Arbitrating in Bermuda: The need for a dedicated Alternative Dispute Resolution Centre
Dr Tariq Mahmood1
July 14, 2023
In the 1990’s Bermuda sought to take advantage of the growing need for resolving disputes in international trade and commerce by arbitration rather than by litigation in national courts. The time was ripe for Bermuda to do so. The North American Free Trade Agreement (NAFTA) and other developments in international trade, Bermuda’s neutral geographical location and a system of justice based on English law made it well positioned to succeed. The architects of this vision of the future brought about the enactment of the Bermuda International Conciliation and Arbitration Act 1993 which supplied Bermuda with a necessary and internationally recognized system of law to govern international arbitrations (the UNCITRAL Model Law) while retaining the existing system for domestic arbitrations (the Arbitration Act 1986).
For a number of reasons unrelated to the soundness of the idea, realizing the dream of the 1990s has been slow. Recent experience in an international Bermuda Form arbitration has shown that the opportunity to develop Bermuda’s potential still exists and that with new energy injected the dream can easily be transformed into reality. The next step would be to have a facility designed and operated specifically as a venue for alternative dispute resolution2. Institutions already exist elsewhere which can be utilized as a model for such a facility. This facility would be used three-fold, to hold arbitration hearings, to hold mediations, provide conference facilities and training to the next generation of lawyers.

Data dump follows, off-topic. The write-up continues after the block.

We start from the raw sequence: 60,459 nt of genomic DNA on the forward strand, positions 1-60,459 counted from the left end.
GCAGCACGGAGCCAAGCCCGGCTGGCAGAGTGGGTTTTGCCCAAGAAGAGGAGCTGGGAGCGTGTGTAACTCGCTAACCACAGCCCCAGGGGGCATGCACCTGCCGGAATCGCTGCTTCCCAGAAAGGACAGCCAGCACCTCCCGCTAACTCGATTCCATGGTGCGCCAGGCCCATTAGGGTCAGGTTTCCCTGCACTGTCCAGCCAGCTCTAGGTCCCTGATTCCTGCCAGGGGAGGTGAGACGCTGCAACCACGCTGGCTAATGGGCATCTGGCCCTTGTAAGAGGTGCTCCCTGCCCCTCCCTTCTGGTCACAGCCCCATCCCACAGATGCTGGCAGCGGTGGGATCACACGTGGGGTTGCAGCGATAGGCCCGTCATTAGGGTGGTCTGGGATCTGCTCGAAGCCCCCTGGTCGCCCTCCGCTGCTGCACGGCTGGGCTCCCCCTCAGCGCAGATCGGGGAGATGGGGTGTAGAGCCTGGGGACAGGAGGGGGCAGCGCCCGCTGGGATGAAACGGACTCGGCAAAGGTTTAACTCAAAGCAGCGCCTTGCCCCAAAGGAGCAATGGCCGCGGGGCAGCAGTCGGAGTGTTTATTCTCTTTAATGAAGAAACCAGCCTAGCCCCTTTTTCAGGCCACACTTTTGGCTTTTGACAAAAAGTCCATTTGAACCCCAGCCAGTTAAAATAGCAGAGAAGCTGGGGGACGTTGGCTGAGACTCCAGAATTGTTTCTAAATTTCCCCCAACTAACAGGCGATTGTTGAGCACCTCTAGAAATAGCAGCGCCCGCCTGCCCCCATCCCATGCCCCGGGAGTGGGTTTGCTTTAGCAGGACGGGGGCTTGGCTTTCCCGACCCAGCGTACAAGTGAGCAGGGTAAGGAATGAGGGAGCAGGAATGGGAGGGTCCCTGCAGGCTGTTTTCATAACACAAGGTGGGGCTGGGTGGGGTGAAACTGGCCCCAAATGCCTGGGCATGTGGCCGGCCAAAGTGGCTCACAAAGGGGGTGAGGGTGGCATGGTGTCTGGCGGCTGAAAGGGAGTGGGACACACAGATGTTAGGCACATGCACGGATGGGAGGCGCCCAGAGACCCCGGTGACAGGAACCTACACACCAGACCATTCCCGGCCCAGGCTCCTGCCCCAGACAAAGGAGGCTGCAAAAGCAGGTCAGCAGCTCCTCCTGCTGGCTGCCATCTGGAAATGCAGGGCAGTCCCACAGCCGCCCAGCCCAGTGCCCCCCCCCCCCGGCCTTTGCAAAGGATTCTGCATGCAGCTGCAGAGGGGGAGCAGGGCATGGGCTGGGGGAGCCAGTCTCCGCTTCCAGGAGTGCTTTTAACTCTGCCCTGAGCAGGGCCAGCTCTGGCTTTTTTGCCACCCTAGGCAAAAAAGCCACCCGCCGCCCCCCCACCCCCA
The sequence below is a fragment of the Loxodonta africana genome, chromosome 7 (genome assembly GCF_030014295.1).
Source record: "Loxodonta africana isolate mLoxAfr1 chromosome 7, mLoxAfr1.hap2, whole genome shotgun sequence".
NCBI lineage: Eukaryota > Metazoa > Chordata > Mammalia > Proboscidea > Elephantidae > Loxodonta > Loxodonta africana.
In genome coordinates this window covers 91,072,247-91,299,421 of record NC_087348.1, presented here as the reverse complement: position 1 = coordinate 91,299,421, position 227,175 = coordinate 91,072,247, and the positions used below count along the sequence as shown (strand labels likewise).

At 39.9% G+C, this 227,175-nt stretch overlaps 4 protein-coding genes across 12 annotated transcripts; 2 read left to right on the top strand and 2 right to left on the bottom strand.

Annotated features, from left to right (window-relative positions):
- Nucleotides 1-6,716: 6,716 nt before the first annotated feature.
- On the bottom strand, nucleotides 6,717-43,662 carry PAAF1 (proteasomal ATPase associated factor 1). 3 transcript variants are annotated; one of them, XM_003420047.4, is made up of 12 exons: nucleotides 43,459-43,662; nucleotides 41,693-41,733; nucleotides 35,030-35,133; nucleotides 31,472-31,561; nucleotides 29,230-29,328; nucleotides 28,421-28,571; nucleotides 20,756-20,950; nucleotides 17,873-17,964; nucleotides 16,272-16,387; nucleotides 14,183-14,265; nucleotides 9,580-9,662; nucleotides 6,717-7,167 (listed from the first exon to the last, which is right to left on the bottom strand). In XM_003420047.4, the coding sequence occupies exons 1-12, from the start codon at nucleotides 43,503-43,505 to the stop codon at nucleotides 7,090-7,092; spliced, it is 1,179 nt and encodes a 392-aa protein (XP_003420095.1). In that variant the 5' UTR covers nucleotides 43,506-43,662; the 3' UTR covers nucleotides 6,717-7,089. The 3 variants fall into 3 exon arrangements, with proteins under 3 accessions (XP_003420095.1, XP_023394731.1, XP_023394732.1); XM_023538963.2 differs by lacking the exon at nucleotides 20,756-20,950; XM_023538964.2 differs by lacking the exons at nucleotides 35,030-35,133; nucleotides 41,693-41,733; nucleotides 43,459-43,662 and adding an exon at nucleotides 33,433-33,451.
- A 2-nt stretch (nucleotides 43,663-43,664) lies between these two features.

The absence in Bermuda of a purposely designed and operated institution means that arbitrations/mediations are held in hotels where rooms are hired for the conduct of hearings and breakout sessions. Audio/visual and other office equipment has to be purchased or rented; the configuration of the hearing room has to be debated and planned; and then set up and dismantled afterwards. Special arrangements must be made by the parties for transcription and document handling (and occasionally videography) services; all at great inconvenience and extra cost.
Bermuda is a very arbitration-friendly jurisdiction. Its laws and policies allow participants to come from abroad with minimum governmental and no professional regulatory restrictions (e.g., by the Department of Immigration and Bermuda Bar Council). Bermuda has adopted an internationally recognized system of law - the UNCITRAL Model Law, which governs unless the parties expressly agree otherwise - and arbitration is supported by the Bermuda judiciary. The 1993 Act embodies the universally acclaimed New York Convention which limits the circumstances in which the enforcement of international arbitral awards can be resisted. What now needs attention is the physical infrastructure for holding arbitration hearings.
2The facility could also be used for taking the evidence of witnesses in Bermuda for foreign proceedings and tribunal hearings.